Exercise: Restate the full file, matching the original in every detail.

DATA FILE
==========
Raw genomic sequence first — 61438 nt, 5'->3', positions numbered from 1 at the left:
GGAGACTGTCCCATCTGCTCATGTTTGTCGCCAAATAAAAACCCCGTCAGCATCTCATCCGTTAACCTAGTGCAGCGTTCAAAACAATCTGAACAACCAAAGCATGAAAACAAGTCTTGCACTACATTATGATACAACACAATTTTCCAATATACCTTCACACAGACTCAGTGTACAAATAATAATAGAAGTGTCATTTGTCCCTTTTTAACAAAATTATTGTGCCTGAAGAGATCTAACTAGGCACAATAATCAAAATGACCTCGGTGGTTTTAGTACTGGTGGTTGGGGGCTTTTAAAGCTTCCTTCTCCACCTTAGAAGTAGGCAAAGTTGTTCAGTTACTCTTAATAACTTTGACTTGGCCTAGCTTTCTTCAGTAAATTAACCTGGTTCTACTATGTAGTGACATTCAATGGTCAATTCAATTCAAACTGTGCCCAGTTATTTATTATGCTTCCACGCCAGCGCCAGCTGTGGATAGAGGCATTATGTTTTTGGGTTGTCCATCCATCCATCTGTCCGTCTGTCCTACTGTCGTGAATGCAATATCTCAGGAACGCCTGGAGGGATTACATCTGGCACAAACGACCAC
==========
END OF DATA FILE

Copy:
Raw genomic sequence first — 61438 nt, 5'->3', positions numbered from 1 at the left:
GGAGACTGTCCCATCTGCTCATGTTTGTCGCCAAATAAAAACCCCGTCAGCATCTCATCCGTTAACCTAGTGCAGCGTTCAAAACAATCTGAACAACCAAAGCATGAAAACAAGTCTTGCACTACATTATGATACAACACAATTTTCCAATATACCTTCACACAGACTCAGTGTACAAATAATAATAGAAGTGTCATTTGTCCCTTTTTAACAAAATTATTGTGCCTGAAGAGATCTAACTAGGCACAATAATCAAAATGACCTCGGTGGTTTTAGTACTGGTGGTTGGGGGCTTTTAAAGCTTCCTTCTCCACCTTAGAAGTAGGCAAAGTTGTTCAGTTACTCTTAATAACTTTGACTTGGCCTAGCTTTCTTCAGTAAATTAACCTGGTTCTACTATGTAGTGACATTCAATGGTCAATTCAATTCAAACTGTGCCCAGTTATTTATTATGCTTCCACGCCAGCGCCAGCTGTGGATAGAGGCATTATGTTTTTGGGTTGTCCATCCATCCATCTGTCCGTCTGTCCTACTGTCGTGAATGCAATATCTCAGGAACGCCTGGAGGGATTACATCTGGCACAAACGACCAC